House of Commons Hansard #29 of the 35th Parliament, 2nd Session. (The original version is on Parliament's site.) The word of the day was health.

Topics

Department Of Human Resources Development Act
Government Orders

10:50 a.m.

Some hon. members

Nay.

Department Of Human Resources Development Act
Government Orders

10:50 a.m.

The Deputy Speaker

In my opinion the nays have it.

And more than five members having risen:

Department Of Human Resources Development Act
Government Orders

10:50 a.m.

The Deputy Speaker

Pursuant to Standing Order 45, a recorded division stands deferred until Monday, April 22, at the ordinary time of the adjournment.

Pursuant to the agreement reached earlier today, a recorded division is deferred until Tuesday, at the end of the period provided for the consideration of government orders.

Department Of Health Act
Government Orders

April 19th, 1996 / 10:50 a.m.

Bonavista—Trinity—Conception
Newfoundland & Labrador

Liberal

Fred Mifflin for the Minister of Health

moved that Bill C-18, an act to establish the Department of Health and to amend and repeal certain acts, be read the third time and passed.

Department Of Health Act
Government Orders

10:55 a.m.

Eglinton—Lawrence
Ontario

Liberal

Joe Volpe Parliamentary Secretary to Minister of Health

Mr. Speaker, I am delighted to speak today in support of Bill C-18.

Health is one of the most fundamental areas of government activity in our time. It is as much a basis of our economic success as it is a basis for our social strength.

Canadians have come to see Canada's approach to health issues as a valued example of the country's greatness. This bill will put the legal framework in place for us to keep moving forward as a modern department in a time of challenge.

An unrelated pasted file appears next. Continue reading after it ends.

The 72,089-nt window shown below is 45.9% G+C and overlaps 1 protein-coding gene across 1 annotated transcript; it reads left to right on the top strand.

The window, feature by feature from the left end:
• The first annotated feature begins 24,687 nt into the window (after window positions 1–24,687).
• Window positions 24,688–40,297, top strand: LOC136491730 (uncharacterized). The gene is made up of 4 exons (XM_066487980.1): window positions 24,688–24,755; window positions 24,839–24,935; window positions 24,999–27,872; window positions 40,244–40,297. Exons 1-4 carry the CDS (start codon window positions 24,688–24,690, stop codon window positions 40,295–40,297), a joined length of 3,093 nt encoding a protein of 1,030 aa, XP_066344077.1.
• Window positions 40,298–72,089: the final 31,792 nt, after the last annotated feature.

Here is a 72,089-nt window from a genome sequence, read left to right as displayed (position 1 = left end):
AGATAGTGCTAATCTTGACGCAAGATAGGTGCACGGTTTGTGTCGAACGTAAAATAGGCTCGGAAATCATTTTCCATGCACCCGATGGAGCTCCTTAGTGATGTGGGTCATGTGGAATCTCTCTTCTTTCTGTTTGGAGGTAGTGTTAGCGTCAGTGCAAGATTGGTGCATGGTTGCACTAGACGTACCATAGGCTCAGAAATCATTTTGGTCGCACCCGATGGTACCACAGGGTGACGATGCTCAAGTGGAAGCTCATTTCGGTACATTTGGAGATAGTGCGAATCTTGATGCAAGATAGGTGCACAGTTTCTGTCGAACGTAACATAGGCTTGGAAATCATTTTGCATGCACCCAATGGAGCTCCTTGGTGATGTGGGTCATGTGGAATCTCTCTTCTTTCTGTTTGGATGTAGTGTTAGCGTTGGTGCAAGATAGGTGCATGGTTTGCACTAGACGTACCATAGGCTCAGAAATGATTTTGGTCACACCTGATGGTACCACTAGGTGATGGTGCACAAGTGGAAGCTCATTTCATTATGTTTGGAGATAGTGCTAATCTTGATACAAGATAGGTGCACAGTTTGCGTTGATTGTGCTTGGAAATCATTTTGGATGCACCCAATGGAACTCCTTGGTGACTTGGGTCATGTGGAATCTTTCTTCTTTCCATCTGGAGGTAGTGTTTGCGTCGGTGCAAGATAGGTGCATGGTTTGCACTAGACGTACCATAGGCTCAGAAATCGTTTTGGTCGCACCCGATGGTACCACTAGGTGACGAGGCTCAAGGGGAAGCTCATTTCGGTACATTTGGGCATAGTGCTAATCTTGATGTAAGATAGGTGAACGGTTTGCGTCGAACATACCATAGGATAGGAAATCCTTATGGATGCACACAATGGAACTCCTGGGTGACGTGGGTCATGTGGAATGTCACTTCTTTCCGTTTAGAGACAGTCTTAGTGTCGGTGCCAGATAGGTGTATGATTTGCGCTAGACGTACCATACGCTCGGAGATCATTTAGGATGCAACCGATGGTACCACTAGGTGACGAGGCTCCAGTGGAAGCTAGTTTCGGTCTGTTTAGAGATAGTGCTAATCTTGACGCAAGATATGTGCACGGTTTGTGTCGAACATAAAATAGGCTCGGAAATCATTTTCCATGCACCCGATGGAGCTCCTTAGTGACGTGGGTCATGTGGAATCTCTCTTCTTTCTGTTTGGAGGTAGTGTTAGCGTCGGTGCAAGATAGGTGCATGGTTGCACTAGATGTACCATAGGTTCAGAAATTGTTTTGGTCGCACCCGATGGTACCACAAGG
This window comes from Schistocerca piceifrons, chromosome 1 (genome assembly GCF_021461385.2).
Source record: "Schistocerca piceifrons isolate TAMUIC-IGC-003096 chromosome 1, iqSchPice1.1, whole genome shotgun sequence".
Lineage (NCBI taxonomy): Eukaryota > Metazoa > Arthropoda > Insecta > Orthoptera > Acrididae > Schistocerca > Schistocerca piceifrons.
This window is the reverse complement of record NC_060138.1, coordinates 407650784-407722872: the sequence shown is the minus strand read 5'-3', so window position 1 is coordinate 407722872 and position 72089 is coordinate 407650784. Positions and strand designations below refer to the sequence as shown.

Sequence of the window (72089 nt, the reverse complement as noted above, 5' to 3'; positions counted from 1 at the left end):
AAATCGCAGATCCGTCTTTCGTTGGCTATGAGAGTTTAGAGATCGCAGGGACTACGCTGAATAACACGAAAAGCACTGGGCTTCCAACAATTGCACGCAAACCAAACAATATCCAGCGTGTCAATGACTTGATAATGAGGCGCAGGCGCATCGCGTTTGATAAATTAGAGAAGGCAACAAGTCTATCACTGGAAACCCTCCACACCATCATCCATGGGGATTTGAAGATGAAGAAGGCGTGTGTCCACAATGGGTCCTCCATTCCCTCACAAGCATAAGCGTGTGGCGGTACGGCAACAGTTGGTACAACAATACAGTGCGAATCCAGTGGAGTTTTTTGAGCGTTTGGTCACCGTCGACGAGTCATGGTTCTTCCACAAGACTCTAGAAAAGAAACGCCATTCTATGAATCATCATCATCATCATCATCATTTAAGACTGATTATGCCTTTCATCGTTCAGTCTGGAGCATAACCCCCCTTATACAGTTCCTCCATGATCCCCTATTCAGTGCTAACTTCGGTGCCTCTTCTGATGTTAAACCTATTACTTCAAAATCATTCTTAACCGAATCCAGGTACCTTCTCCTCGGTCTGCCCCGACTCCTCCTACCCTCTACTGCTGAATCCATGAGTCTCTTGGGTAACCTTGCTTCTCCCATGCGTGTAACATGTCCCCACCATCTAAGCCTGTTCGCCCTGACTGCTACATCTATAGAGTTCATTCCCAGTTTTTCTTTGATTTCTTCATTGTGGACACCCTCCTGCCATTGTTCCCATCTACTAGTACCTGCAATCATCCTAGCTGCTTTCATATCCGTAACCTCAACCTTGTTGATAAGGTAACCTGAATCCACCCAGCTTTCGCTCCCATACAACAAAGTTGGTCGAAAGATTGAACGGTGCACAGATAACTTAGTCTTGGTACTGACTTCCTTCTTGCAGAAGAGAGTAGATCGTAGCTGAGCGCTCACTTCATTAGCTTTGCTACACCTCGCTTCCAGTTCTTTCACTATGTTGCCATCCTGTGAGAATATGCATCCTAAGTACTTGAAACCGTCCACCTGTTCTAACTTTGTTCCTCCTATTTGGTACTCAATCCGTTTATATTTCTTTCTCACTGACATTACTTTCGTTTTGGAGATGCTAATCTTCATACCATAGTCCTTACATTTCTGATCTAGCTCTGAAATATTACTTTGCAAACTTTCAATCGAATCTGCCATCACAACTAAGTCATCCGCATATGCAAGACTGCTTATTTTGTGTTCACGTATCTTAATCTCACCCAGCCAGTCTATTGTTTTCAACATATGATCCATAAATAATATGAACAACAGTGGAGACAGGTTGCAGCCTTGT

You will forgive me if I read like this. I guess I have reached the age where health is very important to me. I do not mean to make light of this but my arms are no longer long enough to read my notes. My pride nonetheless has not been just a product of vanity, but it is a product of Canada's record of accomplishment and achievement in the broad health domain.

We have a health system that some of my colleagues opposite will recognize as the envy of the world. Yet we are at a time when people recognize the strains on the system and they are worried about the capacity of governments to meet the challenges these strains produce. Nonetheless what we have accomplished in this field shows the strength of the Canadian federation to address challenges. It shows the Constitution of Canada allows all governments to do what is right for the people of this land.